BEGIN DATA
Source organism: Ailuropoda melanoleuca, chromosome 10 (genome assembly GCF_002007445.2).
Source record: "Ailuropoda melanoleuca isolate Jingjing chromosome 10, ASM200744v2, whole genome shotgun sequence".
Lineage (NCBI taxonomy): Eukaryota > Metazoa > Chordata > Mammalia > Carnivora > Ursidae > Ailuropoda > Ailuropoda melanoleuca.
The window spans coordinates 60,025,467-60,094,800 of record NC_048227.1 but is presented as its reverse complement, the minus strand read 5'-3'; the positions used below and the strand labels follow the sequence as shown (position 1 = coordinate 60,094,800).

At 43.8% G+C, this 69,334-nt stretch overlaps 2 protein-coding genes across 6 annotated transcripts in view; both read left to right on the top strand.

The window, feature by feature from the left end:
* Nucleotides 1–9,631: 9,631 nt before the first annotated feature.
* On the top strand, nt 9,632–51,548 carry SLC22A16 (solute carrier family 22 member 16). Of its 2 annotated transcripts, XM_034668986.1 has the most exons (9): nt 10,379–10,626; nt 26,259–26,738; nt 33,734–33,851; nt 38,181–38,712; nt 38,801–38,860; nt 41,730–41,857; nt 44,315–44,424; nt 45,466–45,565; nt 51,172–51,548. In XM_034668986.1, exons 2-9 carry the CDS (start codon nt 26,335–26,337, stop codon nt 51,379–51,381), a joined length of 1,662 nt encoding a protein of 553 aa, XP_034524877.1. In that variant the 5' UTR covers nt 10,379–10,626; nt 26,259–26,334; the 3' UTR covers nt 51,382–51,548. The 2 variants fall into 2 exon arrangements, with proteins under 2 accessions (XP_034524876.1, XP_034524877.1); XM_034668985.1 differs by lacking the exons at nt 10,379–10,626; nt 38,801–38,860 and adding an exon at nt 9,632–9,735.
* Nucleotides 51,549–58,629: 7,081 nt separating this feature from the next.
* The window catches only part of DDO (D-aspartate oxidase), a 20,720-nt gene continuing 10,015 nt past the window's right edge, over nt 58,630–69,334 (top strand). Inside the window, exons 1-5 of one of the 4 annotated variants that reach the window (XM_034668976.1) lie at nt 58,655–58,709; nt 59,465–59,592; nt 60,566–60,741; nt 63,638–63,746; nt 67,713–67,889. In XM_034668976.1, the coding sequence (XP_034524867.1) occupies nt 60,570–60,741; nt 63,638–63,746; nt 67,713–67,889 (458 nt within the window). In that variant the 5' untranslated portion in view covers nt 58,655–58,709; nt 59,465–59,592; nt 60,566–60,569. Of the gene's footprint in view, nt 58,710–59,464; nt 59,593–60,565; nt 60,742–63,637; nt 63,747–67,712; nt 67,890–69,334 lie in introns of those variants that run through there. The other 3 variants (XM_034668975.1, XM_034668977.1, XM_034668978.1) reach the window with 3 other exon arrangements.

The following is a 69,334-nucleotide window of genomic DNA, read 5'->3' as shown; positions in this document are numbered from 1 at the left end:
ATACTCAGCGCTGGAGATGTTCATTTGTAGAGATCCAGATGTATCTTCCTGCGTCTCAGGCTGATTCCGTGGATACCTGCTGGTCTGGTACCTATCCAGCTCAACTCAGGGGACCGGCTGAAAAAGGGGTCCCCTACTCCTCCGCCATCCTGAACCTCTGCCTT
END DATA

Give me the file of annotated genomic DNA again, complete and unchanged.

Source organism: Ailuropoda melanoleuca, chromosome 10 (genome assembly GCF_002007445.2).
Source record: "Ailuropoda melanoleuca isolate Jingjing chromosome 10, ASM200744v2, whole genome shotgun sequence".
Lineage (NCBI taxonomy): Eukaryota > Metazoa > Chordata > Mammalia > Carnivora > Ursidae > Ailuropoda > Ailuropoda melanoleuca.
The window spans coordinates 60,025,467-60,094,800 of record NC_048227.1 but is presented as its reverse complement, the minus strand read 5'-3'; the positions used below and the strand labels follow the sequence as shown (position 1 = coordinate 60,094,800).

At 43.8% G+C, this 69,334-nt stretch overlaps 2 protein-coding genes across 6 annotated transcripts in view; both read left to right on the top strand.

The window, feature by feature from the left end:
* Nucleotides 1–9,631: 9,631 nt before the first annotated feature.
* On the top strand, nt 9,632–51,548 carry SLC22A16 (solute carrier family 22 member 16). Of its 2 annotated transcripts, XM_034668986.1 has the most exons (9): nt 10,379–10,626; nt 26,259–26,738; nt 33,734–33,851; nt 38,181–38,712; nt 38,801–38,860; nt 41,730–41,857; nt 44,315–44,424; nt 45,466–45,565; nt 51,172–51,548. In XM_034668986.1, exons 2-9 carry the CDS (start codon nt 26,335–26,337, stop codon nt 51,379–51,381), a joined length of 1,662 nt encoding a protein of 553 aa, XP_034524877.1. In that variant the 5' UTR covers nt 10,379–10,626; nt 26,259–26,334; the 3' UTR covers nt 51,382–51,548. The 2 variants fall into 2 exon arrangements, with proteins under 2 accessions (XP_034524876.1, XP_034524877.1); XM_034668985.1 differs by lacking the exons at nt 10,379–10,626; nt 38,801–38,860 and adding an exon at nt 9,632–9,735.
* Nucleotides 51,549–58,629: 7,081 nt separating this feature from the next.
* The window catches only part of DDO (D-aspartate oxidase), a 20,720-nt gene continuing 10,015 nt past the window's right edge, over nt 58,630–69,334 (top strand). Inside the window, exons 1-5 of one of the 4 annotated variants that reach the window (XM_034668976.1) lie at nt 58,655–58,709; nt 59,465–59,592; nt 60,566–60,741; nt 63,638–63,746; nt 67,713–67,889. In XM_034668976.1, the coding sequence (XP_034524867.1) occupies nt 60,570–60,741; nt 63,638–63,746; nt 67,713–67,889 (458 nt within the window). In that variant the 5' untranslated portion in view covers nt 58,655–58,709; nt 59,465–59,592; nt 60,566–60,569. Of the gene's footprint in view, nt 58,710–59,464; nt 59,593–60,565; nt 60,742–63,637; nt 63,747–67,712; nt 67,890–69,334 lie in introns of those variants that run through there. The other 3 variants (XM_034668975.1, XM_034668977.1, XM_034668978.1) reach the window with 3 other exon arrangements.

The following is a 69,334-nucleotide window of genomic DNA, read 5'->3' as shown; positions in this document are numbered from 1 at the left end:
ATACTCAGCGCTGGAGATGTTCATTTGTAGAGATCCAGATGTATCTTCCTGCGTCTCAGGCTGATTCCGTGGATACCTGCTGGTCTGGTACCTATCCAGCTCAACTCAGGGGACCGGCTGAAAAAGGGGTCCCCTACTCCTCCGCCATCCTGAACCTCTGCCTT